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WHO releases Guidelines for trauma quality improvement programmes
  1. C Mock
  1. Correspondence to Dr C Mock, VIP-NMH WHO, 20 Avenue Appia, Geneva 1292, Switzerland; mockc{at}

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Part of the response to the injury problem needs to encompass strengthening of trauma care. It has been estimated that, out of the 5.8 million people who die from injury each year, over 2 million could be saved by improvements in trauma care capabilities, especially in low-income and middle-income countries. In many circumstances, these improvements could be achieved by low-cost improvements in organisation and planning. Trauma quality improvement (QI) programmes offer a feasible and straightforward way in which to implement such improvements.

QI programmes have been demonstrated to improve the process of trauma care and lower trauma mortality and morbidity in a wide range of circumstances, in countries at a range of economic levels. To promote greater usage of such programmes, WHO, in collaboration with the International Association for Trauma Surgery and Intensive Care (IATSIC) and the International Society of Surgery (ISS), and with the input of other partners and trauma care experts from over 15 countries, has produced and released the Guidelines for trauma quality improvement programmes. This offers recommendations on ways in which trauma QI programmes can be started or enhanced for a wide range of circumstances (including the prehospital setting, hospitals of all sizes, and system-wide) and in countries at all economic levels.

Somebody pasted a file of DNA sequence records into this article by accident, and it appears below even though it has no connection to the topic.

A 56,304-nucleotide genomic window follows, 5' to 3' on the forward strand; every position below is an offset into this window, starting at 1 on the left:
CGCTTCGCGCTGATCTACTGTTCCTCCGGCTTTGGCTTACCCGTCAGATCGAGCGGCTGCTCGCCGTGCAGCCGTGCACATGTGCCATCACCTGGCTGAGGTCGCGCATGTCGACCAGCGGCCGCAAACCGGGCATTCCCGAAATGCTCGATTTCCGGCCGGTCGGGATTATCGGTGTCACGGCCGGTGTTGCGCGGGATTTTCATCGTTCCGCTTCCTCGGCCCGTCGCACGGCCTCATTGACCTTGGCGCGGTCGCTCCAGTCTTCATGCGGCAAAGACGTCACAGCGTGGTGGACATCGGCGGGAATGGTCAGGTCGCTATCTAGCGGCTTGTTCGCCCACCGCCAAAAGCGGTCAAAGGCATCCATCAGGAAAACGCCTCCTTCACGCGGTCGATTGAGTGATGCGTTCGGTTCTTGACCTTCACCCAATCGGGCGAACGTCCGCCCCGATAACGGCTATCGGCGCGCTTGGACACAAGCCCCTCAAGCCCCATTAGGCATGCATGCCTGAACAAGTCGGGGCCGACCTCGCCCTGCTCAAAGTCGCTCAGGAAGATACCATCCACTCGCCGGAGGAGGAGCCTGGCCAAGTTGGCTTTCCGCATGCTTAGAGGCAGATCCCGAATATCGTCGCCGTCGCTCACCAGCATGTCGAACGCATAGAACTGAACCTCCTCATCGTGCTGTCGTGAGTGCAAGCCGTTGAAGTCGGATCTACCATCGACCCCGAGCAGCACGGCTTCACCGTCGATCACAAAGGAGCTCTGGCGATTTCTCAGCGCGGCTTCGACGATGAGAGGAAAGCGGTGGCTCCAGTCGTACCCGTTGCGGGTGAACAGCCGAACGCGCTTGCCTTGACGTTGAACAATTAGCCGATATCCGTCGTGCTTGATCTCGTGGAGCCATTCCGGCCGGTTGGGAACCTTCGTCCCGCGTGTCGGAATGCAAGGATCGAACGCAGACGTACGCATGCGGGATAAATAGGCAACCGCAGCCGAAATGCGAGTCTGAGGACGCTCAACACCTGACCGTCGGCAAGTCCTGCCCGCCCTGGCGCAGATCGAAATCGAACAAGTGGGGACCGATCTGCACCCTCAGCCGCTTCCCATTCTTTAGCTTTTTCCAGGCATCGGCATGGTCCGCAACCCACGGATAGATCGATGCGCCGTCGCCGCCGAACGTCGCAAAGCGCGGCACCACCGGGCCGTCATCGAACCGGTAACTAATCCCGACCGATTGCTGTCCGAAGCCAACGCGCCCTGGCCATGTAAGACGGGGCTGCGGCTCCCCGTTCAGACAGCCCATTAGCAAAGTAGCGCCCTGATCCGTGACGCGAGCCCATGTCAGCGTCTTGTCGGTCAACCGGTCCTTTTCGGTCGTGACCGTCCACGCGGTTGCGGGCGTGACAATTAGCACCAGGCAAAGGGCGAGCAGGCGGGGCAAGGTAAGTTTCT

These guidelines provide basic definitions and an overview of the field of QI, so that those not familiar with this field will have a working knowledge of it. Evidence of the benefit of QI in general, and trauma QI in particular, is then laid out. The main part of the publication reviews the most common methods of trauma QI, written in a how-to-do fashion. This covers a wide range of techniques. The first two of these are especially emphasised as ways in which to strengthen trauma QI in the setting of low-income and middle-income countries.

First are morbidity and mortality conferences. These are already being regularly conducted in many hospitals worldwide, but they are often not well utilised to achieve the goal of improving trauma care. Several improvements could change this. These include more attention to detail in the procedures for conducting the conference, such as scheduling, optimising the length of the morbidity and mortality meeting, defining who should attend and who should run the meeting, as well as assuring the types of cases that should be reviewed. Needed improvements also include more attention to detail in identifying problems (especially those relating to systems issues), developing reasonable corrective action plans, following through on implementing these plans, and evaluating whether the corrective action has had its intended consequences.